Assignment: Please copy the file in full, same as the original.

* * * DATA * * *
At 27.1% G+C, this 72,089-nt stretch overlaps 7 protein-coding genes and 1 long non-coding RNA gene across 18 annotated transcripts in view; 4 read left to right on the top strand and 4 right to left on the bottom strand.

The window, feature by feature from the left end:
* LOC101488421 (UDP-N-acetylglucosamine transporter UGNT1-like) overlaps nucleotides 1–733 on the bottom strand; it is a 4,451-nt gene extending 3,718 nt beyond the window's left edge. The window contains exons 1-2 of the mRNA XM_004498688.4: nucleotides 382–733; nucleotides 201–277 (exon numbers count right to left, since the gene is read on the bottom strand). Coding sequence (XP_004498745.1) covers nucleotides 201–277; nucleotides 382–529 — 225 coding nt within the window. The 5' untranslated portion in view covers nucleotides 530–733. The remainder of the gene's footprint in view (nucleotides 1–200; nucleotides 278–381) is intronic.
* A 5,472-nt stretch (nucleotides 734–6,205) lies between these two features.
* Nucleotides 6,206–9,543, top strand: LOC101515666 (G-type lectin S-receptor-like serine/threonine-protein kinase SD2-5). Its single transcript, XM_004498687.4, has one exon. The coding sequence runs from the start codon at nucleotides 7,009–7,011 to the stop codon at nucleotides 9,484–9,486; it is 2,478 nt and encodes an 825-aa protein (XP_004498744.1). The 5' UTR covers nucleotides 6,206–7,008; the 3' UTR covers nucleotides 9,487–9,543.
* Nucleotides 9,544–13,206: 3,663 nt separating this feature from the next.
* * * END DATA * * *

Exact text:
At 27.1% G+C, this 72,089-nt stretch overlaps 7 protein-coding genes and 1 long non-coding RNA gene across 18 annotated transcripts in view; 4 read left to right on the top strand and 4 right to left on the bottom strand.

The window, feature by feature from the left end:
* LOC101488421 (UDP-N-acetylglucosamine transporter UGNT1-like) overlaps nucleotides 1–733 on the bottom strand; it is a 4,451-nt gene extending 3,718 nt beyond the window's left edge. The window contains exons 1-2 of the mRNA XM_004498688.4: nucleotides 382–733; nucleotides 201–277 (exon numbers count right to left, since the gene is read on the bottom strand). Coding sequence (XP_004498745.1) covers nucleotides 201–277; nucleotides 382–529 — 225 coding nt within the window. The 5' untranslated portion in view covers nucleotides 530–733. The remainder of the gene's footprint in view (nucleotides 1–200; nucleotides 278–381) is intronic.
* A 5,472-nt stretch (nucleotides 734–6,205) lies between these two features.
* Nucleotides 6,206–9,543, top strand: LOC101515666 (G-type lectin S-receptor-like serine/threonine-protein kinase SD2-5). Its single transcript, XM_004498687.4, has one exon. The coding sequence runs from the start codon at nucleotides 7,009–7,011 to the stop codon at nucleotides 9,484–9,486; it is 2,478 nt and encodes an 825-aa protein (XP_004498744.1). The 5' UTR covers nucleotides 6,206–7,008; the 3' UTR covers nucleotides 9,487–9,543.
* Nucleotides 9,544–13,206: 3,663 nt separating this feature from the next.